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The Complete Philosophy Files Paperback – September 1, 2011
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About the Author
- Item Weight : 10.6 ounces
- Paperback : 256 pages
- ISBN-10 : 1444003348
- ISBN-13 : 978-1444003345
- Product Dimensions : 5.08 x 0.98 x 7.76 inches
- Publisher : Hachette Children's Group; UK ed. Edition (September 1, 2011)
- Language: : English
Best Sellers Rank:
#180,164 in Books (See Top 100 in Books)
- #560 in Teen & Young Adult Social Issues
- Customer Reviews:
Top review from the United States
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The strengths of the book are that it is clear and engaging without ever being condescending, it uses the dialogue form well, and it is honest about how far reason will take us: Law confesses that he has no convincing answer to the arguments of vegetarians, but he still eats meat. Law, by the way, is a proselytising atheist, but he's not a shouty twerp like Dawkins, and the notions of God he attacks aren't worth entertaining, anyway. Actually, _Philosophy Files_ will probably do more good for someone growing up theistic than someone raised secular, because the kind of reasoning he offers is frankly a bit bland, not a view of life that would fill anybody's God-shaped hole, but rather a domesticated version of Anglophone analytical philosophy.
Law discusses, for instance, the "can't step in the same river twice" question, and disposes of it by pointing to different meanings of the word "same." But I fancy it would be more exciting for the average smart 14 year old to at least ask whether the way a river exists is the same as the way a rock exists; or, at least, what do we mean when we say a river exists, what are we referring to? And that could play into Law's discussion of mind, and whether it equates to brain-states; I imagine the average clued-up teen and tween is well aware of the notion of emergent phenomena, as well as of processes. And when we get to determinism, the intended audience will surely want to hear what Law has to say about the probabilistic nature of reality at quantum scale. Law seems to entertain determinism; there's certainly no need to say "quantum uncertainty, therefore free will," but it would be interesting to see whether he'd want to argue that nature is deterministic by the time we get to the scale relevant to humans, or, alternatively, that making decisions by cosmic coin toss is no more free will than being a tram on tracks set down by the laws of nature and the initial conditions of the Universe; and the bright young person will surely want to find out a bit about the relevance, or non-relevance, of Chaos theory here.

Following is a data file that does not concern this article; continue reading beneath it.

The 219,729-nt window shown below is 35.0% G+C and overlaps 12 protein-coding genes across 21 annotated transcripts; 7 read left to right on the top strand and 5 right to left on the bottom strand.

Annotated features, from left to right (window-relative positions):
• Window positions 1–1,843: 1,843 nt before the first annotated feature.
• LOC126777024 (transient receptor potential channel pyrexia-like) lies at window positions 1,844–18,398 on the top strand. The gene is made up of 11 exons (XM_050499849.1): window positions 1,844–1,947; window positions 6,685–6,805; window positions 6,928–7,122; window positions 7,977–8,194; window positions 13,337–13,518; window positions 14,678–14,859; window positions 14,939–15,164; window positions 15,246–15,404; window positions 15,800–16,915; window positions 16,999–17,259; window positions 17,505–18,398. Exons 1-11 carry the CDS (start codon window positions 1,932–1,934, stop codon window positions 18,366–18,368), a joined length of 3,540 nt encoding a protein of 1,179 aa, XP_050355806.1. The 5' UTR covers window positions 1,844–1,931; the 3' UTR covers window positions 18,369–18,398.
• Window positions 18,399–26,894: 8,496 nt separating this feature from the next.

The one point where Law's personal agenda really lets him down is the chapter on Creationism. As he says, this is really a non-issue outside the USA, and his book is profoundly English, so the chapter is a bit of a waste of space that could be better used. Social and political issues for instance, are much more in need of a bit of calm reasoning. The average English (or Scottish or Welsh) young person is surely far more likely to be confronted with quite urgent questions about the relationship of the individual to society. To what extent is it reasonable to try to engineer rough socio-economic equality? What are the arguments for and against radical individualism? To what extent do we have duties towards potential people, as in not mucking up the planet for future generations? These are surely questions much more important to Law's intended audience, than considering the flaws in desperate fantasies about carefully layered deposits of dinosaurs.
I found the book initially interesting, but ended up a bit disappointed by its limited sense of what philosophy might be. Maybe, as Law says, our morality isn't anchored in anything, it is what we make it; but Camus and Sartre have already been to that place, and it offers exciting, and terrifying, prospects; in Law's book, it sounds like something to be explored over a cup of tea or a bottle of Coke.
Top reviews from other countries
There may be more complete or in depth books on the subject (lots of them) but I feel more prepared to tackle them thanks to Mr Laws and his illustrator Daniel Postgate whose cartoons illustrate the text perfectly. I think I am now able to read Sophie's World with confidence!
To whom would I recommend this book? Anyone who lives in a world with other people! It is aimed at teenagers, I guess, but would form a good springboard for discussion with younger children too. Teachers will love it, parents need it and the rest of us can just enjoy it.
Giving the surface arguments and exploring just deeply enough to encourage further critical thinking, this is best tackled as a chapter a week of homework. Read a chapter Monday, research and think all week, then hand in your work Friday.
If only they taught Philosophy in schools.